A person violating this section shall be subject to the following penalties:

a. Upon conviction for a first offense, a fine of $500.00;

b. Upon conviction of a second offense, a fine of $750.00 and imprisonment in the county jail for not more than five days;

c. Upon conviction of a third offense, a fine of $1,000.00 and imprisonment in the county jail for 10 days;

d. Upon conviction, the court shall impose or extend a period of suspension not to exceed six months;

e. Upon conviction, the court shall impose a period of imprisonment for not less than 45 days, if while operating a vehicle in violation of this section a person is involved in an accident resulting in personal injury to another person. [ N.J.S.A. 39:3-40].

Thus, the present statute provides for a fine for a first offense, but upon conviction for a second offense, the violator "shall be subject to . . . a fine of $750.00 and imprisonment in the county jail for not more than five days[.]" [Emphasis added]. In our view, by so mandating, the Legislature intended to divest the sentencing court of its discretion as to whether or not a custodial term should be imposed. Duva so held, and we agree. We note, for example, that N.J.S.A. 39:3-40b, in using the conjunctive "and," should be compared with other provisions of Title 39 which call for a fine or imprisonment in the county jail for not more than a specific term. See N.J.S.A. 39:4-96 (reckless driving second offender "shall be punished by imprisonment for not more than 3 months, or by fine of not less than $100.00 or more than $500.00, or both."). (Emphasis added).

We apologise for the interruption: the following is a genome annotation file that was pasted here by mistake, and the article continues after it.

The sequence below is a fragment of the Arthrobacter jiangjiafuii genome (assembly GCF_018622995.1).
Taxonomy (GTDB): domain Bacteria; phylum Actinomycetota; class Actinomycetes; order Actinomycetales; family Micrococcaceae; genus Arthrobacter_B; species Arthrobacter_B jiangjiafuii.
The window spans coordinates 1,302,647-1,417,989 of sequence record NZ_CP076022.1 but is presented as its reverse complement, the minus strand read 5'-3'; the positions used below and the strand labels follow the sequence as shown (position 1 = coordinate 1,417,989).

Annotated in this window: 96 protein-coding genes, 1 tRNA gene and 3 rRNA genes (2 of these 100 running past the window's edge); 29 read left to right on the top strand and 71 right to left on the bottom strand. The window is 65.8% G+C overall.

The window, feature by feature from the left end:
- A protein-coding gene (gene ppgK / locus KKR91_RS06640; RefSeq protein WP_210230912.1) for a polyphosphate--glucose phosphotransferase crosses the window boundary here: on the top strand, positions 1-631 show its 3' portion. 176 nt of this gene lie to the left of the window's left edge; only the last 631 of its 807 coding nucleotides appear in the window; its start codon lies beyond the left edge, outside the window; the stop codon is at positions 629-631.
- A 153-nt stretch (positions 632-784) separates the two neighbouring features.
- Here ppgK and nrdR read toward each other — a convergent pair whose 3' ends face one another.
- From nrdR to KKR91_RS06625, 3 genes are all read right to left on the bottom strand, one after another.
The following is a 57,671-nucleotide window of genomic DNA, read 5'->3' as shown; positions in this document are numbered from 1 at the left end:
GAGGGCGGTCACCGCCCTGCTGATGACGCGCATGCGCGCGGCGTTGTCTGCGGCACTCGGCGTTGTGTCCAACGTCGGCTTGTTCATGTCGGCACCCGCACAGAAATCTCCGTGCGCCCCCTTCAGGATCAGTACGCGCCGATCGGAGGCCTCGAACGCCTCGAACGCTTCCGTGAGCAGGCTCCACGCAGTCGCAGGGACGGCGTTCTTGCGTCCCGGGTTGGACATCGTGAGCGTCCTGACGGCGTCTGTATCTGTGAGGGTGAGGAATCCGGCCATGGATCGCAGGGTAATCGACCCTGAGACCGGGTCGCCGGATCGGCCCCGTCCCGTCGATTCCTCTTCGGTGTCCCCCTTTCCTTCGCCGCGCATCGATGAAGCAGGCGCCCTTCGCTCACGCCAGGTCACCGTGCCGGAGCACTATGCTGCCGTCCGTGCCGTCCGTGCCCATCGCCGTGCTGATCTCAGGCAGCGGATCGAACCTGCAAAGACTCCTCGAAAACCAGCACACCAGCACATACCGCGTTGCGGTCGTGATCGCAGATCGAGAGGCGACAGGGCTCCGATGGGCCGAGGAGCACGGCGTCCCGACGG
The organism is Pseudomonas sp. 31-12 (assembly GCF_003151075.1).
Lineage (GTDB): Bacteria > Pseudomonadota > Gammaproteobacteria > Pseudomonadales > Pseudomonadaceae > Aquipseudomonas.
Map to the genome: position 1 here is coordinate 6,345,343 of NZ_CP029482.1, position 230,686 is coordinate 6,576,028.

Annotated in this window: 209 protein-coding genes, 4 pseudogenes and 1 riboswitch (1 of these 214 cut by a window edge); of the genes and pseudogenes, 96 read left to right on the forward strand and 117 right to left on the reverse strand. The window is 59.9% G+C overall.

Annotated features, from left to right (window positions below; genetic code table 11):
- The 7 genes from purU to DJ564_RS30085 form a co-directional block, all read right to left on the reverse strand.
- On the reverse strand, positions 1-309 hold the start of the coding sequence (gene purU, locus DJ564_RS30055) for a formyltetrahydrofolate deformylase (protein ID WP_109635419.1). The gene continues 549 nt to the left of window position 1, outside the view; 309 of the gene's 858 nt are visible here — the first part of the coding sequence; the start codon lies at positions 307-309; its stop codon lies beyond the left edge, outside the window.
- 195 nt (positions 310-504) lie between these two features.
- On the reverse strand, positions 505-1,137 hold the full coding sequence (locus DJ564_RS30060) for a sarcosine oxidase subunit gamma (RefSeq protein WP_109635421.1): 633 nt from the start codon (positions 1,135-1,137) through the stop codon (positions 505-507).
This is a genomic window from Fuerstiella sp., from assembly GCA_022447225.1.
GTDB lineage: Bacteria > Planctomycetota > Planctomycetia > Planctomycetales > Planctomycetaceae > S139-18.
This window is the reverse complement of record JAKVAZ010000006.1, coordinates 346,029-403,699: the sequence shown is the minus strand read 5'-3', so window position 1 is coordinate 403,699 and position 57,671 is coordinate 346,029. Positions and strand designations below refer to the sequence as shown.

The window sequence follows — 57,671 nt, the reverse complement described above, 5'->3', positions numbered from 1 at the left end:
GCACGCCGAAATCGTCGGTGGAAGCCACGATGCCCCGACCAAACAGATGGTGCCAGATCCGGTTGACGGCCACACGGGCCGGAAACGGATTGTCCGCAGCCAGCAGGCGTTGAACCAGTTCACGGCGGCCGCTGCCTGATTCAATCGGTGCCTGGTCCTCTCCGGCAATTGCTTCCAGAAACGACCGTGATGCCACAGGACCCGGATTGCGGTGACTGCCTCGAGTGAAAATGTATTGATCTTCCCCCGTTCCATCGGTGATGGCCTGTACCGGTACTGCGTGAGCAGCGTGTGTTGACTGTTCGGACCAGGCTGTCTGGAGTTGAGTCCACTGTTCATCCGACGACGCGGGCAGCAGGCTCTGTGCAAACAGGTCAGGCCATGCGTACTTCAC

This interpretation is supported by legislative history. According to the Senate Law, Public Safety and Defense Committee Statement, Senate, No. 904 -- L.1982, c. 45, the bill " increases the general penalties for the offense of driving" while revoked. The Statement also declares:

For a first offense, the penalty would be a $500.00 fine and a suspension of license for up to 6 months; for a second offense, a $750.00 fine, a jail sentence of up to 5 days,and a mandatory suspension of license for up to 6 months; for a third offense, a $1,000.00 fine, a jail sentence of up to 10 days, and a

[239 NJSuper Page 212]

mandatory suspension for up to 6 months. [ See Senate Statement L.1982, c. 45 following N.J.S.A. 39:3-10; emphasis added].

The statement clearly states that a fine and jail sentence shall be imposed for a second offense.